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New video shines light on Delirium


Mar 23, 2018

Medics from QE Gateshead have created a new video to help patients and families spot a common, but often misunderstood medical condition.

Although Delirium can be fairly common most people are totally unaware of the condition, so the mental health team from Gateshead have made a new video to help raise awareness.

World delirium awareness day takes place this week (14th March) and the new video has been posted on YouTube to support patients and families in Gateshead.  Delirium can affect men or women of any age but is more common among older people or those with dementia.

It can be very frightening for patients and families because it involves a decreased ability to concentrate, sleepiness, agitation, and sometimes hallucinations or altered beliefs. International figures show that 1 in 4 older hospital patients will get delirium and it is hoped the new video will offer some much needed advice and information for local people.

Although delirium has some of the similar symptoms to dementia it isn’t the same thing. Delirium comes on quickly and usually resolves over days, whereas dementia develops slowly over many months and mostly cannot be reversed.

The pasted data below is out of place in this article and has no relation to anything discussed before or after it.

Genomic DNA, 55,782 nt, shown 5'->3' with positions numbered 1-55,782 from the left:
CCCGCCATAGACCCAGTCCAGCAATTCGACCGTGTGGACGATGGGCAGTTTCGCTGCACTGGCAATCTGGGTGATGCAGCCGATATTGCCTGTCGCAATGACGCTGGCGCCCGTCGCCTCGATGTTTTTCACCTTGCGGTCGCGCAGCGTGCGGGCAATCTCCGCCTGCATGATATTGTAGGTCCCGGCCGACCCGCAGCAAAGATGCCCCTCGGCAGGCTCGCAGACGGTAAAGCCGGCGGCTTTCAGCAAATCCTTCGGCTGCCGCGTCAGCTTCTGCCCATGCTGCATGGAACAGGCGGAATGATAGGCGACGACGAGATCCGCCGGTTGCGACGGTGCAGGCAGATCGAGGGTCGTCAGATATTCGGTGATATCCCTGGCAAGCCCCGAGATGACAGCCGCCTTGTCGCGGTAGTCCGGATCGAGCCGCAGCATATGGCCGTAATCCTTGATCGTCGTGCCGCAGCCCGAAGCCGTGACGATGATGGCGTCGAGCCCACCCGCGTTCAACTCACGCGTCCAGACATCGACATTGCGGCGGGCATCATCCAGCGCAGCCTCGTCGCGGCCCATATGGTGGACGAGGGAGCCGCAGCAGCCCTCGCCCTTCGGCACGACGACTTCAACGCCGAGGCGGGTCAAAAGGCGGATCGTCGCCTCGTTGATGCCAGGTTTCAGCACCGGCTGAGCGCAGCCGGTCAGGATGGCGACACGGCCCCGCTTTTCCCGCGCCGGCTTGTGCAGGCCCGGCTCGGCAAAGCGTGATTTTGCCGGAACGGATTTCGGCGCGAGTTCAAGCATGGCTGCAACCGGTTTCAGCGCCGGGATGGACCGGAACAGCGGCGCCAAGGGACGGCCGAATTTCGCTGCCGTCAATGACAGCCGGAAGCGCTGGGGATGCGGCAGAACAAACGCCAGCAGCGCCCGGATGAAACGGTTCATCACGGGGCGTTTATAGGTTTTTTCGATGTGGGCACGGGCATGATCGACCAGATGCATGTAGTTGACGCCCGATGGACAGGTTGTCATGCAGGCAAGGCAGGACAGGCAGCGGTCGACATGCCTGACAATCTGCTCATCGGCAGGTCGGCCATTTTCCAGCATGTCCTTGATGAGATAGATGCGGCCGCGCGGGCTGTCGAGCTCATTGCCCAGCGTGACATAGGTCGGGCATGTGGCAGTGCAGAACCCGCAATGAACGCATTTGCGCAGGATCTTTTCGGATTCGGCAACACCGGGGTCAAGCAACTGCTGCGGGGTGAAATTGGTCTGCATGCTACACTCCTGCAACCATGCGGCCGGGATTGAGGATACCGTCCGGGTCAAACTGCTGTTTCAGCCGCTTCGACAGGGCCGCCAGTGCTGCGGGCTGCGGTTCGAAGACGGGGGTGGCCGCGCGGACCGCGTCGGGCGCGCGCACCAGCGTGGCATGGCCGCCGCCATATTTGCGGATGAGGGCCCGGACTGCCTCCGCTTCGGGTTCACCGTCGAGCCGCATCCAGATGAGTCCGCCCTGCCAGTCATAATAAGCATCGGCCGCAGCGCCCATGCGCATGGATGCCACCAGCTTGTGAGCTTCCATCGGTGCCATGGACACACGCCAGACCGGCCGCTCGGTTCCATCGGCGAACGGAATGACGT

If you’re concerned that a family member may have delirium you should seek medical help promptly because it can be a sign of acute, serious illness and the new video offers some priceless advice. It helps the public spot the signs of delirium, understand more about the condition and provides some helpful advice on what they should do.

Dr Annie Fetherston, a psychiatrist at Gateshead Health NHS Foundation Trust said: “We thought this would be a really good way to engage with people who may be worried about a relative or friend because they can access the information in an easy way from home or using their smartphone.

“Delirium can see people become confused, agitated and unwell which is obviously very frightening. They can see or hear things that aren’t there and there are several different causes. It’s often confused with dementia which is even more upsetting for patients and their families so we hope this new video will be a useful tool for them and for us as healthcare professionals.”

Dr Catherine Kirkley, Consultant Old Age Liaison Psychiatrist said: “Delirium is something we encounter frequently in hospital. Typically, a relative or carer will notice that the person has become confused over the space of a day or two, they may be sleepy or agitated and have difficulty concentrating.

“Hallucinations are common and can be very distressing and frightening for both patients and carers alike. Most of all people worry that their relative will not return to their usual self. It’s important to say that delirium is different from dementia. Delirium comes on quickly and usually resolves over days whereas dementia develops slowly over many months and mostly cannot be reversed.

“If you’re concerned that a family member may have delirium then this video will be really helpful in understanding what you can do to spot the signs.”

You can see the video on the hospital website https://www.qegateshead.nhs.uk/Delirium or on YouTube here


By Emily